That horrific scene led some major broadcast media to drop their use of the phrase "sectarian conflict" to describe the escalating carnage and instead refer to it as what it is: civil war. Bush refused to accept that description, which would have increased pressure on him to withdraw US military forces, and has continued to blame the violence on al-Qaeda terrorists. He has also been steadfast in his refusal to enter into diplomatic discussions with Iran or Syria, which many foreign policy experts see as the only way for the fighting to subside.
Democrats, however, have grown tired of the deteriorating situation and say it's high time that the Iraqi government takes responsibility for governing their country and puts a stop to the violence. Democrats, including Senators Russ Feingold, Patrick Leahy, and Carl Levin, who will become chairman of the Senate Armed Services Committee, have vowed to introduce legislation when they become the majority in January that would dramatically reduce the number of US soldiers in the region over the next four to six months.
"In the days ahead, the Iraqis must make the tough decisions and accept responsibility for their future," said incoming House Majority Leader Steny Hoyer (D-Md.) during Saturday's weekly Democratic radio address. "And the Iraqis must know: Our commitment, while great, is not unending. Our brave servicemen and women continue to be maimed and killed. And the war is not making our nation safer or more secure."
Republicans who stood firm behind Bush in the run-up to the war and in its aftermath are well aware that the war's unpopularity with the public could cost them additional Senate and Congressional seats in the future. Perhaps that's what motivated Senator Chuck Hagel, the Nebraska Republican and potential 2008 presidential candidate, to urge President Bush to support a phased withdrawal in a column Sunday in the Washington Post.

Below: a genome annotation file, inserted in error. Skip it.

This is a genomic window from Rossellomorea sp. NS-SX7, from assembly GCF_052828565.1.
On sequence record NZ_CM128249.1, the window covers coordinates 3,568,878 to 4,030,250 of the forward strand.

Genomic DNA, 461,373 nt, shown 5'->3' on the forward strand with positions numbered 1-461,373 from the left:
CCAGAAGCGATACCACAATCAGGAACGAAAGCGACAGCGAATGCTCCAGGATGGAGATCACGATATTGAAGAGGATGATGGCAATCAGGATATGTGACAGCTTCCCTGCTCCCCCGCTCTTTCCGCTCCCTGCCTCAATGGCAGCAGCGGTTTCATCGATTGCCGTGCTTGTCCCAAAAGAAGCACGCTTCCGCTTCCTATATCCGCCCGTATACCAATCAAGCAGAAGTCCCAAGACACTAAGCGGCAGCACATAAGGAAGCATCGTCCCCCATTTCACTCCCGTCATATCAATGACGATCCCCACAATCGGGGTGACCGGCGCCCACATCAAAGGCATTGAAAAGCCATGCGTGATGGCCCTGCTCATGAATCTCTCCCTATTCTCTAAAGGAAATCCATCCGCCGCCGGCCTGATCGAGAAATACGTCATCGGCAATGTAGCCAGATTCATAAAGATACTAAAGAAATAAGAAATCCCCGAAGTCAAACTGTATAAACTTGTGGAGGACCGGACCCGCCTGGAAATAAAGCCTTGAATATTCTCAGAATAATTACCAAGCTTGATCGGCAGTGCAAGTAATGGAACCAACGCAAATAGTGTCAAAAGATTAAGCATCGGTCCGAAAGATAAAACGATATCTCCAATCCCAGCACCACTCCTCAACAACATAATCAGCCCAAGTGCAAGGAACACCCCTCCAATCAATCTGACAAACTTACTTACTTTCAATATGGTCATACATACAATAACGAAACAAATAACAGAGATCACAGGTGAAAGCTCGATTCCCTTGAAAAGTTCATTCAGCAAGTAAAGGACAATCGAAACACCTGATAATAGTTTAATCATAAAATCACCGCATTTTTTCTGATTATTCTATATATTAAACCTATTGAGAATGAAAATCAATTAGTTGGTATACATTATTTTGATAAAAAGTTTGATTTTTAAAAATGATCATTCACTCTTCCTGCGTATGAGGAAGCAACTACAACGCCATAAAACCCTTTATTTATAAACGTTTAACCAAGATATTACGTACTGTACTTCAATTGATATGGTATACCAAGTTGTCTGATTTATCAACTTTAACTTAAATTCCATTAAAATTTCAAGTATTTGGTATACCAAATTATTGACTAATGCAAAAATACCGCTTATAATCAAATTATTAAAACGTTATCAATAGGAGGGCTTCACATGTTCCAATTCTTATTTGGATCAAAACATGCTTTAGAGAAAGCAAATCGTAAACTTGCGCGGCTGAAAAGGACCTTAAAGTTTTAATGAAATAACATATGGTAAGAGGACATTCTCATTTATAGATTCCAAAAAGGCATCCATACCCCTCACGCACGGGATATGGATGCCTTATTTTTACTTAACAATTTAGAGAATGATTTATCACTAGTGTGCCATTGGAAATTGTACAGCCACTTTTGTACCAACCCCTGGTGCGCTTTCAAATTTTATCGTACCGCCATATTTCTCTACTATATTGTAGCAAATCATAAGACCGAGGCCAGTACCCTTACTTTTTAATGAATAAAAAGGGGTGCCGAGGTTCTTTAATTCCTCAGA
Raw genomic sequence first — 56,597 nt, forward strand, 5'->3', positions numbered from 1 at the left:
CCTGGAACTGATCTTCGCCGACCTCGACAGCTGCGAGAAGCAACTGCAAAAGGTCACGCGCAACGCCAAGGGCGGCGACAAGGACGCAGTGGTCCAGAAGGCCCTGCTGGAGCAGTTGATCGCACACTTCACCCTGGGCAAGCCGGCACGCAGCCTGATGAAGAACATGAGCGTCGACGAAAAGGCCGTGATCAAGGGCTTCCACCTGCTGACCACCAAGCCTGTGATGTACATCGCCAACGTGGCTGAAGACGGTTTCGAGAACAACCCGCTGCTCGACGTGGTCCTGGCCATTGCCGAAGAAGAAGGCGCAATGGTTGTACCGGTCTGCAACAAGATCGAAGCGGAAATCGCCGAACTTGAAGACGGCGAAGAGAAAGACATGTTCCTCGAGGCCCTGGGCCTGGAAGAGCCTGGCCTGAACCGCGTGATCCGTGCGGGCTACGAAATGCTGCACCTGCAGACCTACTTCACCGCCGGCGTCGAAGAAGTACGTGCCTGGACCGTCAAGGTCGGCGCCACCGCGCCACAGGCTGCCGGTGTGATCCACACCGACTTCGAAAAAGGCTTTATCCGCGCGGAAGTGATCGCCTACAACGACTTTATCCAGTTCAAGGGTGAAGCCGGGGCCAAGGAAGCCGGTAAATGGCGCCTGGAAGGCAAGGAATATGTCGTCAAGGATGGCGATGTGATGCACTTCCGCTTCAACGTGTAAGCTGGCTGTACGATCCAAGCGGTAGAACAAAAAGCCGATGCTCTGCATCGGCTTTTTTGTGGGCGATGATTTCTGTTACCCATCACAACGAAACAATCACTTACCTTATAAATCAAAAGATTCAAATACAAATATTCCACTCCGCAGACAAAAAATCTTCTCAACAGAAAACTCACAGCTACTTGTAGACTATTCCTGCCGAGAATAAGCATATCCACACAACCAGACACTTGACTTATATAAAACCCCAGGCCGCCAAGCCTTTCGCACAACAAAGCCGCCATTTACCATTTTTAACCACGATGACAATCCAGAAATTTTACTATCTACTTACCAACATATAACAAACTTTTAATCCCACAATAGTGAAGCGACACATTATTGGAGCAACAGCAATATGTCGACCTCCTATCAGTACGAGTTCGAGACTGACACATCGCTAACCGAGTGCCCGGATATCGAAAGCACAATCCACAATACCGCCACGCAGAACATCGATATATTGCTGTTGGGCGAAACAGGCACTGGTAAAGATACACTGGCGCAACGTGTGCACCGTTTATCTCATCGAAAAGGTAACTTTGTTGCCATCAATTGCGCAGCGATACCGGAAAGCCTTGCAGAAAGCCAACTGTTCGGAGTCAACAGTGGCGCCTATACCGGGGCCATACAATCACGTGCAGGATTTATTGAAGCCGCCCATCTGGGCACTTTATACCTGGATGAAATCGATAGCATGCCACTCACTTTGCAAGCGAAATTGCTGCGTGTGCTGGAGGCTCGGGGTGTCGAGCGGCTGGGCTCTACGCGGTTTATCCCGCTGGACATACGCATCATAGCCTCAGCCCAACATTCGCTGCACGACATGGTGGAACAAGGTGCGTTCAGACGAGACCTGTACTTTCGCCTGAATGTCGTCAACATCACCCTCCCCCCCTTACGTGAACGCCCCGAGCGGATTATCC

"It is not too late. The United States can still extricate itself honorably from an impending disaster in Iraq," Hagel wrote. "If the president fails to build a bipartisan foundation for an exit strategy, America will pay a high price for this blunder - one that we will have difficulty recovering from in the years ahead."
But Bush has no intention of changing his position.
"There's one thing I'm not going to do: I'm not going to pull our troops off the battlefield before the mission is complete," Bush said Tuesday during a speech at Latvia University's Grand Hall in Estonia during a NATO summit. "We can accept nothing less than victory for our children and our grandchildren."
Cordesman said Bush's determination for victory is shortsighted. "The odds of success are less than even, and may be less than one in four," he wrote in Tuesday's report. "At best, the development of effective Iraq forces is only one of the steps necessary to bring stability and security, and roll back the forces that can lead Iraq toward more violent forms of civil war."
Jason Leopold is a former Los Angeles
bureau chief for Dow Jones Newswire. He has written over
2,000 stories on the California energy crisis and received
the Dow Jones Journalist of the Year Award in 2001 for his
coverage on the issue as well as a Project Censored award in
2004. Leopold also reported extensively on Enron's downfall
and was the first journalist to land an interview with
former Enron president Jeffrey Skilling following Enron's
bankruptcy filing in December 2001. Leopold has appeared on
CNBC and National Public Radio as an expert on energy policy
and has also been the keynote speaker at more than two dozen
energy industry conferences around the